These terms and words with their underlying meanings can enhance your vocabulary and understanding. What makes one smart is one's capability of understanding and explaining reality in better terms and these lessons on vocabulary will help you to do so.
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1. Ad Hominem
It is a logical fallacy where instead of providing a counter-argument one begins to attack the opponent.
This usually happens out of desperation when one has run out of arguments and logical ground for one's opinion then attacking the opponent is seen as an escape strategy.
Judging other cultures and customs according to preconceptions and parameters of one's own cultures and values. This also includes judging other religions or codes of ethics by perspectives and parameters of one's own belief systems.
Why is it wrong?
Because cultures, religions, and ethics are diverse and relative, that is, they keep changing through time and space, one school of thought considers one thing a virtue, and simultaneously another school of thought considers the same thing evil. Suppose in person A's culture or religion, the relation of the cousin is taken as sister thus cousin-marriage constituting incest while person B's religion, culture, or ethics allow cousin-marriage then person A should judge person B, not by parameters of his own belief system which would condemn the act. Ethnocentrism creates intolerance and hatred toward others.
It is the process through which products of mass culture are modified or rebuilt to fit one's own culture. Sociologist John Fiske popularised the excorporation idea to explain the continual conflict in popular culture between the dominant and subordinate groups.
Habitus is a term used in sociology to refer to socially entrenched behaviours. It relates to how people interpret and respond to the social environment around them. People with comparable origins (such as socioeconomic class, religion, nationality, ethnicity, education, and career) and opportunities typically have these tendencies. The habit therefore symbolises how group culture and individual history mould the body and mind, which in turn moulds a person's present-day social interactions.
According to French sociologist Pierre Bourdieu, the habitus is made up of both the hexis (the propensity to hold and use one's body in a particular way, such as posture and accent) and more abstract mental habits, such as schemes of perception, classification, appreciation, feeling, as well as action.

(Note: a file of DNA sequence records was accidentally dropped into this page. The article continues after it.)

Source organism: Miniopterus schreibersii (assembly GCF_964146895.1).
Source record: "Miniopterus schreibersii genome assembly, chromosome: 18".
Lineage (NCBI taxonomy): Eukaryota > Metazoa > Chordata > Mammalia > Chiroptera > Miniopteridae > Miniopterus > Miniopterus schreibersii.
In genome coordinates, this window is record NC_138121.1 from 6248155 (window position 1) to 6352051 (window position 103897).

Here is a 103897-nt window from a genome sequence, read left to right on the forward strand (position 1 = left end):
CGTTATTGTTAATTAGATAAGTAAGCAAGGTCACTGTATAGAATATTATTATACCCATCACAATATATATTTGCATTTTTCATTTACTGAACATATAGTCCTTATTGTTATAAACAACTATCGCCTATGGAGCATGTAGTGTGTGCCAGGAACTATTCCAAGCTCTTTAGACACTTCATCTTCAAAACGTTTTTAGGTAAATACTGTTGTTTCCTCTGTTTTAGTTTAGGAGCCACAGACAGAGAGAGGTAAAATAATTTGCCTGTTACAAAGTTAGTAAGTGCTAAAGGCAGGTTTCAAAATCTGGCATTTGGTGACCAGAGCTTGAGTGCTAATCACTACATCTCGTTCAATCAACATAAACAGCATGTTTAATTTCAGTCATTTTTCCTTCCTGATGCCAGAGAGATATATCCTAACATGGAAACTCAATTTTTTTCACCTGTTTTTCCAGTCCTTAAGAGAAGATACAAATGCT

5. Imperial boomerang
The imperial boomerang, often known as Foucault's boomerang, is the idea that governments which create oppressive methods to keep colonial regions under control would ultimately use those same methods domestically against their own people. In order to explain the roots of European fascism in the first half of the 20th century, the idea was advocated by Hannah Arendt in The Origins of Totalitarianism and Aimé Césaire in Discourse on Colonialism.
6. Institutional Racism
It is a type of racism that is institutionalised in the rules and laws of a group or culture. Discrimination appears as a result of it in a variety of contexts, including the criminal justice system, the workplace, housing, medical treatment, and political representation. Stokely Carmichael and Charles V. Hamilton initially used the phrase "institutional racism" in their 1967 book Black Power: The Politics of Liberation.
7. Marginal Man
The term "marginal man," also known as the "marginal man hypothesis," was initially used by sociologists Robert Ezra Park (1864–1944) and Everett Stonequist (1901–1979) to describe how a person caught between two cultural realities could find it difficult to establish their identities.
8. Mudsill Theory
It is the idea that the higher classes and the rest of society must and always have relied on a lower class or underclass. The lowest threshold that holds up a building's foundation is called a mudsill, from where the phrase derives. The theory was first articulated by James Hammond.
The term "normalisation" describes social processes that lead to ideas and behaviours becoming accepted as "normal" and seeming "natural" in daily life. Humans consider a variety of behavioural attitudes as natural, including mourning a loved one and avoiding danger.
10. Principle of Least Interest
The sociologist Willard Waller coined the phrase in his 1938 book The Family: A Dynamic Interpretation. According to the sociological principle of least interest, the party or group that has the least interest in maintaining a relationship has the greatest influence over it. It indicates which party the balance of power tilts toward in the context of relationship dynamics. The rule is applicable to all relationships involving many parties, including those in the personal, professional, and other spheres.
His novel is criticised for ethnocentric bias.